Uzbekistan’s Unrest, Explained

Violent protests over proposed changes to its status have swept the autonomous region of Karakalpakstan.

By , the director of the Center for Governance and Markets and an associate professor of international affairs at the University of Pittsburgh.
People walk near a large white mosque with green domes in the evening.
People walk near a large white mosque with green domes in the evening.
People walk past a mosque in Nukus, in the Karakalpakstan region of Uzbekistan, on Sept. 24, 2018. SEBASTIEN BERGER/AFP via Getty Images

Late last week, violent unrest swept Nukus, the capital of Karakalpakstan—an autonomous republic inside Uzbekistan. The protests, which were initially peaceful, were triggered by proposed amendments to the Uzbek Constitution that sought to transform the status of Karakalpakstan from an ostensible autonomous republic with the right to secede to a province of the country.

This was the largest political violence Uzbekistan has seen since the 2005 Andijan massacre, when police attempted to quell anti-government protests, killing 187 people, according to official estimates. The events of Andijan cast a heavy shadow over Uzbekistan for more than a decade, as the government of the now-deceased former president, Islam Karimov, isolated itself by cutting off most of its connections to the world as he blamed both the United States and the Europe for fomenting a so-called color revolution.

When news of the constitutional changes emerged, protests began in Nukus and other towns in Karakalpakstan. The Uzbek government in Tashkent had to call in soldiers from outside Nukus, as some local law enforcement officers sided with the protesters. Although the protests began peacefully, violence escalated on the night of July 1.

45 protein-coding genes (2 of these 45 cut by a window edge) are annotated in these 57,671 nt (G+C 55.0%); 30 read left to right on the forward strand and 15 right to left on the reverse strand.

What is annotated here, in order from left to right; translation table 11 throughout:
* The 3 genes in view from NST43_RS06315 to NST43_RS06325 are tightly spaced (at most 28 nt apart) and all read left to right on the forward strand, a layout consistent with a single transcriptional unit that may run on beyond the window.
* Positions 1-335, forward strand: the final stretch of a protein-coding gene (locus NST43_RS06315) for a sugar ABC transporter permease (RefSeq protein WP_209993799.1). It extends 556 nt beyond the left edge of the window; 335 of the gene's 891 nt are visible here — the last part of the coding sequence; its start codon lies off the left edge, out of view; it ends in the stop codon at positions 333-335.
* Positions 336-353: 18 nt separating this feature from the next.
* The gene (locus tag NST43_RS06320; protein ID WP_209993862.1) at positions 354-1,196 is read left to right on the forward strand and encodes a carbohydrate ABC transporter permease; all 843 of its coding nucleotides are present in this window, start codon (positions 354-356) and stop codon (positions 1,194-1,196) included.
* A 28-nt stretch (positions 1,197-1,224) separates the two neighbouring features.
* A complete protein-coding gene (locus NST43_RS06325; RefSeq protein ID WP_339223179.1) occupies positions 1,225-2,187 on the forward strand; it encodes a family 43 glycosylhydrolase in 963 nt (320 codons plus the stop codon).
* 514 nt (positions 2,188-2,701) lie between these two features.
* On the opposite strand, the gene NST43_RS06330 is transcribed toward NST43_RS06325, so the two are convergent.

Late last week, violent unrest swept Nukus, the capital of Karakalpakstan—an autonomous republic inside Uzbekistan. The protests, which were initially peaceful, were triggered by proposed amendments to the Uzbek Constitution that sought to transform the status of Karakalpakstan from an ostensible autonomous republic with the right to secede to a province of the country.

This was the largest political violence Uzbekistan has seen since the 2005 Andijan massacre, when police attempted to quell anti-government protests, killing 187 people, according to official estimates. The events of Andijan cast a heavy shadow over Uzbekistan for more than a decade, as the government of the now-deceased former president, Islam Karimov, isolated itself by cutting off most of its connections to the world as he blamed both the United States and the Europe for fomenting a so-called color revolution.

When news of the constitutional changes emerged, protests began in Nukus and other towns in Karakalpakstan. The Uzbek government in Tashkent had to call in soldiers from outside Nukus, as some local law enforcement officers sided with the protesters. Although the protests began peacefully, violence escalated on the night of July 1.

The details of how the violence escalated aren’t clear, but what is clear is that police fired on protesters and protesters beat soldiers they encountered. By the time the smoke cleared on July 2, Uzbek officials said 18 people had been killed and 243 people were injured, including 18 law enforcement officials.